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More Mindless in the Office

Somehow, when we weren’t looking, a whole new psychological trend has popped up. It’s called “mindfulness,” and, apparently, it’s the mental state to which we must all aspire.

It’s true! While we were busy getting hammered, and getting baked, everybody decided that the goal should be getting clear. Not clear in the Scientology sense – so you Thetas out there can call off your Martian lawyers – but clear as in the sense that we fully understand, appreciate, and experience what we are actually feeling at any given minute.

If one is to believe “5 Quick and Easy Mindfulness Exercises You Can Do in the office,” an article by Tiffany Teng, printed in Levo, reprinted in FastCompany, and forwarded to me by LinkedIn, mindfulness is definitely worth achieving. As the author explains, “When you feel close to flipping out, try one of these simple exercises to clear your head and calm your nerves.”


The No. 1 technique is “Give Yourself Some Credit.” According to mindfulness expert to the Fortune 500, Kim Nicol, “you are your own worst critic.” This seems hard to believe, considering the looks you get from your manager, but, then again, it’s hard to believe that companies in the Fortune 500 are paying mega-bucks for a mindfulness consultant. [Aren’t they busy enough stuffing their pockets and polluting the environment? Do they also have to be mindful about it?]

Even if you like the idea of giving yourself credit, it won’t be easy to do. This exercise demands you “make a list of your accomplishments that day,” so “your mind-set will instantly shift back to a positive place.”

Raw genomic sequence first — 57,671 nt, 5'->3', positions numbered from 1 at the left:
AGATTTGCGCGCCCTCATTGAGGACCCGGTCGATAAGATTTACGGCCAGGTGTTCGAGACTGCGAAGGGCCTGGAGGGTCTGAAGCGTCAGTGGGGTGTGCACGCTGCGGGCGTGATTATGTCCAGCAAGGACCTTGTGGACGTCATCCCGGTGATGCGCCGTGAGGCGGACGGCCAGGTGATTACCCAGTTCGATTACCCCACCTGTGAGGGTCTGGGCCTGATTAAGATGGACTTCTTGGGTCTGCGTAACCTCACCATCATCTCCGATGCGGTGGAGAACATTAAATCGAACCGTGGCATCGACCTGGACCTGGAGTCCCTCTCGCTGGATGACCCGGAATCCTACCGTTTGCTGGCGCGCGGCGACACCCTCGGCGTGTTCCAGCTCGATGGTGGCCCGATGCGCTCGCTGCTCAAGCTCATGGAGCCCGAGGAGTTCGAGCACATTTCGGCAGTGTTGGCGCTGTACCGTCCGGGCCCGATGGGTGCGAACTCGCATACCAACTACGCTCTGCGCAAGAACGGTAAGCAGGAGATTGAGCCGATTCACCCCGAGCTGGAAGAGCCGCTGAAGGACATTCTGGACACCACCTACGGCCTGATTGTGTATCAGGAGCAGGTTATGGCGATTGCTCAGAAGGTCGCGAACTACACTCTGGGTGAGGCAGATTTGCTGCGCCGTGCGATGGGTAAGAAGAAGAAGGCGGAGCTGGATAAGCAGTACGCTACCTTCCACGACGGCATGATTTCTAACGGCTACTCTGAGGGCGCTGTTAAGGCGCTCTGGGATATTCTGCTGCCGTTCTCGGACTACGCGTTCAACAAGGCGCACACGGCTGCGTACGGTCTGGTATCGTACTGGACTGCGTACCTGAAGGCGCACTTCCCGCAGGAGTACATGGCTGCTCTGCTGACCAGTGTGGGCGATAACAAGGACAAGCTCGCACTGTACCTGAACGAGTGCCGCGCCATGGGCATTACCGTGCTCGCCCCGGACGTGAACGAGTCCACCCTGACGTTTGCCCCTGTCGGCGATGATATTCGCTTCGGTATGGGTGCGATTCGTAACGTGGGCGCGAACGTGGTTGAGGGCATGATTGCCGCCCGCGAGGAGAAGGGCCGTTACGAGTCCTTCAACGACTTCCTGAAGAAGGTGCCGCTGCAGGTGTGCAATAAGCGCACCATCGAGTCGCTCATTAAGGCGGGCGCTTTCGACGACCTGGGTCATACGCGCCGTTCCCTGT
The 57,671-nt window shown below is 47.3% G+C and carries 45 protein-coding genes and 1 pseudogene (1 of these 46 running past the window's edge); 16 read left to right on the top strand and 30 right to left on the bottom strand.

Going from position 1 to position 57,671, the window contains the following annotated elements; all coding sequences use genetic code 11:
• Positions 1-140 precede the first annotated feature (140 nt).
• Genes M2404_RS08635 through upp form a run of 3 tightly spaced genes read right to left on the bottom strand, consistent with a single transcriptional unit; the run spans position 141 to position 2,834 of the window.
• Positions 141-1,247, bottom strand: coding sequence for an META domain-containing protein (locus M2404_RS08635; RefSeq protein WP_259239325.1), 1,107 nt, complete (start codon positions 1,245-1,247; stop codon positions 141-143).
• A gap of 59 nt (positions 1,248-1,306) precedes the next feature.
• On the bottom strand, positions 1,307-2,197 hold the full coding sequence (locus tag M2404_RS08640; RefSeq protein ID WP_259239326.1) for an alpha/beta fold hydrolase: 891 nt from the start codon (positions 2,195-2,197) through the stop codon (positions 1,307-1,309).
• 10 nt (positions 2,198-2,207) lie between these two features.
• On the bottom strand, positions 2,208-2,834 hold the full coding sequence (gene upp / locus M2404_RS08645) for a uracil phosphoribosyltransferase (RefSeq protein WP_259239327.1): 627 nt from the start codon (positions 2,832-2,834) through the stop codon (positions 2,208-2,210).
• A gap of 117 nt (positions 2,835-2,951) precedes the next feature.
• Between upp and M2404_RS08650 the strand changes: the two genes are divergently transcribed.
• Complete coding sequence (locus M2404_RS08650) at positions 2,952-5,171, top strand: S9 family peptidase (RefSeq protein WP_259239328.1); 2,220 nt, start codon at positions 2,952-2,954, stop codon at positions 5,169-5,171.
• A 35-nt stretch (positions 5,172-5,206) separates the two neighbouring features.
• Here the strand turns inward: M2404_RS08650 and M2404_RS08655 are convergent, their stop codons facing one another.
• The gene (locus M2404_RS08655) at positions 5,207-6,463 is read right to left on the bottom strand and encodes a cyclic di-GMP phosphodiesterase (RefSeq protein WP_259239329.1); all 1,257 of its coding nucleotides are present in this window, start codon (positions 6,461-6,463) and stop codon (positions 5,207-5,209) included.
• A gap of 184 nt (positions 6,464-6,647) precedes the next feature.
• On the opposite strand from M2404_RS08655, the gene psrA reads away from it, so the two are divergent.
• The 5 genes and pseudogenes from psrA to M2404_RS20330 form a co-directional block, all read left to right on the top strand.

This is definitely not the exercise for you. If your boss ever saw your list of accomplishments the only positive place you’ll shift to is the unemployment office.

A better choice is exercise No. 2, “Create a To-Be List.” Instead of making a list of what you’re supposed to do, make a list of how you’re supposed to be. As in “Curt or understanding? Defensive or open-minded?” In your case, these states seem fairly aspirational, but you may be able to pull off totally hysterical or mildly depressed? Punishingly hostile or pleasantly catatonic?

Note: Author Teng recommends listing your desired states on a Post-it, which you write by hand “as a physical cue that adds positive reinforcement.” Wouldn’t it be even more mindful to use a crayon, or spray paint on the office wall?

“Get Physical with Body Language” is exercise No. 3. This is a heavy-breathing exercise that requires you to sit “with your feet on the floor, close your eyes and place one hand on your chest and one hand on your belly.” This is probably easy for you, and breathing is one of your few athletic skills. Unfortunately, it’s been several years since you could reach your belly. Maybe you can do this exercise with two hands on your chest. That way, when the boss walks by and sees you, breathing mindfully, she’ll think you’re in cardiac arrest and let you leave 15 minutes early.

No. 4 is my definite favorite exercise – “Put on Your Favorite Pants.” Our managers ask a lot of us, but I think we can all agree that is reasonable for them to request that we don’t come to work without our pants. The exercise itself involves rubbing your thighs for three minutes while focusing on how your pants feel. If you are not reported to HR for inappropriate sexual advances on a pair of polyester yoga pants, you will definitely feel something, if not mindfulness. [If you don’t have a favorite pair of pants, use your favorite underpants.]

“Take 20 Minutes to Brainstorm Digital-Free” is the fifth and final exercise. Again, author Teng has her readers using Post-it Notes, this time in a brainstorm meeting where phones and other digital devices are not allowed. [Were I a better reporter, I would check to see if this entire Levo company is funded by the 3M Company, but I’ll stick with my original assumption that it’s a KGB front.]

Bottom line: Anyone who owns a pair of pants can achieve mindfulness. The mental state we want to achieve at work is much more difficult to attain. We want our time at the job to pass quickly without noticing we are at work, instead of somewhere we’d like to be. Which is just about anywhere else.

So, forget mindfulness. I’m talking about achieving complete mindlessness. And – good news! – you’re almost there.

Bob Goldman was an advertising executive at a Fortune 500 company, but he finally wised up and opened Bob Goldman Financial Planning in Sausalito, California. He offers a virtual shoulder to cry on at


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